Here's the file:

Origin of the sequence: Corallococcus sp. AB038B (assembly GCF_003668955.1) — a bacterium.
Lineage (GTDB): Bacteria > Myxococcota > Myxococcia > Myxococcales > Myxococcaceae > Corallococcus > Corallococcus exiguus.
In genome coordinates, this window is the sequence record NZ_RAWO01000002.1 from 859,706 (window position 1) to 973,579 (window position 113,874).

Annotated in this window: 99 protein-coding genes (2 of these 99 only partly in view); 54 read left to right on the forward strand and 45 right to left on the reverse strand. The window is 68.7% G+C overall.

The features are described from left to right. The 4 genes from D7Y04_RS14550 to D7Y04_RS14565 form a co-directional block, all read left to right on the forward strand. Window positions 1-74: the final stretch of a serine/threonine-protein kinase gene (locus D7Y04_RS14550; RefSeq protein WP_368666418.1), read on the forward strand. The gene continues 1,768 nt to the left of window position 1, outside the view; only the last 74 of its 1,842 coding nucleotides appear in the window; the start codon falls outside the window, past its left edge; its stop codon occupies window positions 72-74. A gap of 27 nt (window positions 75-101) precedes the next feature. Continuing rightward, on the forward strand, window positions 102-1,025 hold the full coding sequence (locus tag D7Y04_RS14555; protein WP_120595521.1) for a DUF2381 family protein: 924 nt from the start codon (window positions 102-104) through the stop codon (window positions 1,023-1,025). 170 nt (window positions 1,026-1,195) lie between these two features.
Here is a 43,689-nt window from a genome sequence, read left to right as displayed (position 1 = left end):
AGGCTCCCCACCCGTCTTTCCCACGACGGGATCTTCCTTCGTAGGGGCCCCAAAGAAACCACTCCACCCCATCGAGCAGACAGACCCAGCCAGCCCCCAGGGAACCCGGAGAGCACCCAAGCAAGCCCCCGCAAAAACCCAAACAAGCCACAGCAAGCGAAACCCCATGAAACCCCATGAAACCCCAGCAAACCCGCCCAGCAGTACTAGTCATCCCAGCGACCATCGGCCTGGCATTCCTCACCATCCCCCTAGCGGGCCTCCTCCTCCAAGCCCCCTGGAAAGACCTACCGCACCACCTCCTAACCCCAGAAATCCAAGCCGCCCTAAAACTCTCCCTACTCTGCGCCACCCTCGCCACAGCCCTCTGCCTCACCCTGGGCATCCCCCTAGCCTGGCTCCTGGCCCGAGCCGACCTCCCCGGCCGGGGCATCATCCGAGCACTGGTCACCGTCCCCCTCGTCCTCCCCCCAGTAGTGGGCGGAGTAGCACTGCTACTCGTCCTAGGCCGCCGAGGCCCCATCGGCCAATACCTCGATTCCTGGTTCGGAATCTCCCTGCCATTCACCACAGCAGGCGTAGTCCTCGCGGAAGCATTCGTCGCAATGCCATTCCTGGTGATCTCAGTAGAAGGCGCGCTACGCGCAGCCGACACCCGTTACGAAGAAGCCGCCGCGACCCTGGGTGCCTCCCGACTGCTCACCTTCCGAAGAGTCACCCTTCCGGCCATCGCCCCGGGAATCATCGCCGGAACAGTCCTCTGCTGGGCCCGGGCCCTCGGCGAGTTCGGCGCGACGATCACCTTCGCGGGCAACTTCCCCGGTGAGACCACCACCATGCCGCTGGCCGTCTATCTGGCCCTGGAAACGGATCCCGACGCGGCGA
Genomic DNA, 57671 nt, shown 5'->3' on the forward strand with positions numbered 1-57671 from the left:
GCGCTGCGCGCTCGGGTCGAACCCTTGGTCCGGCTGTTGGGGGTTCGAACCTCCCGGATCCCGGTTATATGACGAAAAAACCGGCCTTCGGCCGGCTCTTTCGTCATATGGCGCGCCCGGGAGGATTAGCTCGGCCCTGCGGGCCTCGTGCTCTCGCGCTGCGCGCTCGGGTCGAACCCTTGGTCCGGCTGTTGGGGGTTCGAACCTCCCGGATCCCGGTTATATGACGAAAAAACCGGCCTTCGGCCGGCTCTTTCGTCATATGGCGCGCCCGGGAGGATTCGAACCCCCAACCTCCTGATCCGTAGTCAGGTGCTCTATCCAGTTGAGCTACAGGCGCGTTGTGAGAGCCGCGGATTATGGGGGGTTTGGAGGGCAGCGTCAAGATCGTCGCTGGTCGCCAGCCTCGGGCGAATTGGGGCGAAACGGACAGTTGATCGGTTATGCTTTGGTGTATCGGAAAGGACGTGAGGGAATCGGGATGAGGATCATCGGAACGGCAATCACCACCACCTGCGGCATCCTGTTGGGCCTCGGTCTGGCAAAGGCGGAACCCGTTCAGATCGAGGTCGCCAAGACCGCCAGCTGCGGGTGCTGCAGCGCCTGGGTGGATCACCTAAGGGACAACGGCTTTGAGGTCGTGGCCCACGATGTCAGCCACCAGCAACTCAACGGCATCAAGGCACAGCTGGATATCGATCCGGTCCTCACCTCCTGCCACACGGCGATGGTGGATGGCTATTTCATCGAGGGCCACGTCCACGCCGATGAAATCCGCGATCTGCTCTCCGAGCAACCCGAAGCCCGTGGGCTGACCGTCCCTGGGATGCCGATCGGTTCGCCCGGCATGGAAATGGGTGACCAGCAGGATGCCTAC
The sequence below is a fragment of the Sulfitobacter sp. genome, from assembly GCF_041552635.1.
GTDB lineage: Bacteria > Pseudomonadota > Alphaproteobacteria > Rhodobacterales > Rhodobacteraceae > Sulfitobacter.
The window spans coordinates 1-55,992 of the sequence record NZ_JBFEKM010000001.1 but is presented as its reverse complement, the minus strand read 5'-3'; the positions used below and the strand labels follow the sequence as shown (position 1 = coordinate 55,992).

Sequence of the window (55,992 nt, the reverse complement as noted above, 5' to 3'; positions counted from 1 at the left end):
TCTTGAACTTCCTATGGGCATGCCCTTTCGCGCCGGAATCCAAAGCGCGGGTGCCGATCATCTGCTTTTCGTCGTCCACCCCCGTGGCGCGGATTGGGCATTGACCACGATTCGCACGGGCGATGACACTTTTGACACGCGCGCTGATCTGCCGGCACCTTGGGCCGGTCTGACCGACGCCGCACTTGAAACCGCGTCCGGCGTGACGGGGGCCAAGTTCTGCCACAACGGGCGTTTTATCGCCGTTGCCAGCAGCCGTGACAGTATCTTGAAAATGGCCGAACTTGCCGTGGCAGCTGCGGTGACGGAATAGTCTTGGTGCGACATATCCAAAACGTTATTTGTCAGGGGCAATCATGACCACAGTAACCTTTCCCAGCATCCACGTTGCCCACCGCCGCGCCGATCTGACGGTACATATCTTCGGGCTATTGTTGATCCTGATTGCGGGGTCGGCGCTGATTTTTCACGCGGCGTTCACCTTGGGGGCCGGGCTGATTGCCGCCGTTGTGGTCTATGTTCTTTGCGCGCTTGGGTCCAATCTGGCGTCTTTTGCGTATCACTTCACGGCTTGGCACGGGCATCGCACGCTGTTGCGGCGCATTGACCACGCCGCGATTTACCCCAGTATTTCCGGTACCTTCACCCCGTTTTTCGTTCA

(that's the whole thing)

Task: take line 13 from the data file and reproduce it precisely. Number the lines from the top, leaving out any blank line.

Sequence of the window (55,992 nt, the reverse complement as noted above, 5' to 3'; positions counted from 1 at the left end):